Electric buses could cut Nepal’s fuel bill by up to 90pcElectric buses could help Nepal save up to 90 percent of its fuel costs compared to diesel-powered buses, according to a new study.
Electric buses could help Nepal save up to 90 percent of its fuel costs compared to diesel-powered buses, according to a new study.
The Electric Bus Pre-Feasibility Study report, jointly prepared by Sajha Yatayat and Global Green Growth Institute (GGGI), under the Electricity Mobility Programme,
shows operational and financial advantages in switching to electric buses in comparison to fossil-fuel run buses.
The study considered the 17-km Lagankhel-Budhanilkantha sector as the base route for comparing operational expenses. It concludes electric bus operators could recover costs within nine years, besides making a huge 90 percent saving on fuel.
Sharing the findings at a seminar, “Moving Forward with Electric Mobility in Nepal,” GGGI’ Senior Program Officer Rowan Fraser said despite the higher costs of electric buses’, its lifetime expenses on fuel and maintenance is relatively far low.
While the electricity costs only 10 per cent of diesel consumed by a bus, its maintenance will be reduced by half, meaning 37 per cent cost of operating a diesel bus can sustain lifetime operation of an electric bus, the report says.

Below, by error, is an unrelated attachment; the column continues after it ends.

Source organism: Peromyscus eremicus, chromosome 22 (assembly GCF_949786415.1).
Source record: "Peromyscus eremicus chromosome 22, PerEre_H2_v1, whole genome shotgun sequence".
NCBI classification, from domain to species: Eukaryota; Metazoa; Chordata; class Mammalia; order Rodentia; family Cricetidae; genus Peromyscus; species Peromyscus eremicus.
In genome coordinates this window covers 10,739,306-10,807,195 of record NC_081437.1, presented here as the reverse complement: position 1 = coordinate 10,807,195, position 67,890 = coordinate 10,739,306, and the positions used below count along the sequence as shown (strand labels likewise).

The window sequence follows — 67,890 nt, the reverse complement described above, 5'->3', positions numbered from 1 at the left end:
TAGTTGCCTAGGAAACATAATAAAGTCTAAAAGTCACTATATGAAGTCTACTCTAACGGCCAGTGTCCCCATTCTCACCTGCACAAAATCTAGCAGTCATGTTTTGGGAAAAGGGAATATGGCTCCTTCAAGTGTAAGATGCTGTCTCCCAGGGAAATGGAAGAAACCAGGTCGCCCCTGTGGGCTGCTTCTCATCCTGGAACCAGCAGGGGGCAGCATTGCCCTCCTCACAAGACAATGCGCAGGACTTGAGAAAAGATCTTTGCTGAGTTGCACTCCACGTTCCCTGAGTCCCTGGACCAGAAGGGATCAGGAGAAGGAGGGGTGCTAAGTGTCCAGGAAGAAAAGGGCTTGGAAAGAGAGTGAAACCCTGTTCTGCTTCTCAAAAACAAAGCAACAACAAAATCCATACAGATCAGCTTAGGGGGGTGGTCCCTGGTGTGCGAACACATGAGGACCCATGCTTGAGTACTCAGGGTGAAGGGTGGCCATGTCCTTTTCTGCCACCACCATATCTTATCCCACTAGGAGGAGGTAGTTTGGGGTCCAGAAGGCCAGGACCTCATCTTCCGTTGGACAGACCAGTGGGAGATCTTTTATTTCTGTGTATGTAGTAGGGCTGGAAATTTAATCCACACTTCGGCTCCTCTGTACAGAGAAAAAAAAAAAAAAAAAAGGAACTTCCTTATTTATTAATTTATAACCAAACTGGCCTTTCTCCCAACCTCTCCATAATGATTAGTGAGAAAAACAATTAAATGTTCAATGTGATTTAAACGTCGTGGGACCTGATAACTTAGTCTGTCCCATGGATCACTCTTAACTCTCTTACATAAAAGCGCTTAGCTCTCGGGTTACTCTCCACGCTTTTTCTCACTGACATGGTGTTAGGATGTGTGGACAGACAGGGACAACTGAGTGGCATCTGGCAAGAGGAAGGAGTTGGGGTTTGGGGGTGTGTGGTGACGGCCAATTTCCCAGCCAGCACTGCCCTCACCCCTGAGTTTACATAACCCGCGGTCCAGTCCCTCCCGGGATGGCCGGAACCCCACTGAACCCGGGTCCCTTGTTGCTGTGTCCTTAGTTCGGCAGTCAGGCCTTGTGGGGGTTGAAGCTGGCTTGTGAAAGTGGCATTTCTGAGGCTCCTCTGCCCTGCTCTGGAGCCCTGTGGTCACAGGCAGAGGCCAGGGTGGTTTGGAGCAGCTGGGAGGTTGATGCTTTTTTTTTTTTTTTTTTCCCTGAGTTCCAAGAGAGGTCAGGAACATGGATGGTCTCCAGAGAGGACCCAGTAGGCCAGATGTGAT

Comparing with the per bus average operating cost of Sajha bus, around Rs. 4.1 million on diesel and maintenance, excluding labour and administration costs; can be cheaper by nearly Rs. 2.5 million annually.
“Besides these economical advantages, shifting to electric buses can also have significant social and environmental benefits, resulting in improved air-quality, less noise pollution and increased energy security,” said Fraser.
Various stakeholders including government officials, experts, transport operators, local representatives, planners and private sectors stressed the need to shift to electric vehicles.
Speaking at the event, Ministry of Physical Infrastructures and Transport (MoPIT) Joint Secretary Rajendra Raj Sharma said, “Rest of the world has realised the value of bio-fuels and electric vehicles and has already started working on it. We have to eventually move on.” He admitted the high capital investment on electric buses would be a challenge in the beginning.
Pointing to the benefits of e-buses, as the study shows, Sharma says, “The gains can be reliably quantified once e-buses ply on the roads for a certain period and then tested through rigorous technical calculations.”
The Ministry of Finance Under Secretary Shiva Sharma said, “We are in trade deficit with large amount of budget being spent on importing fossil-fuel. Electric vehicles could be better option to change this situation.”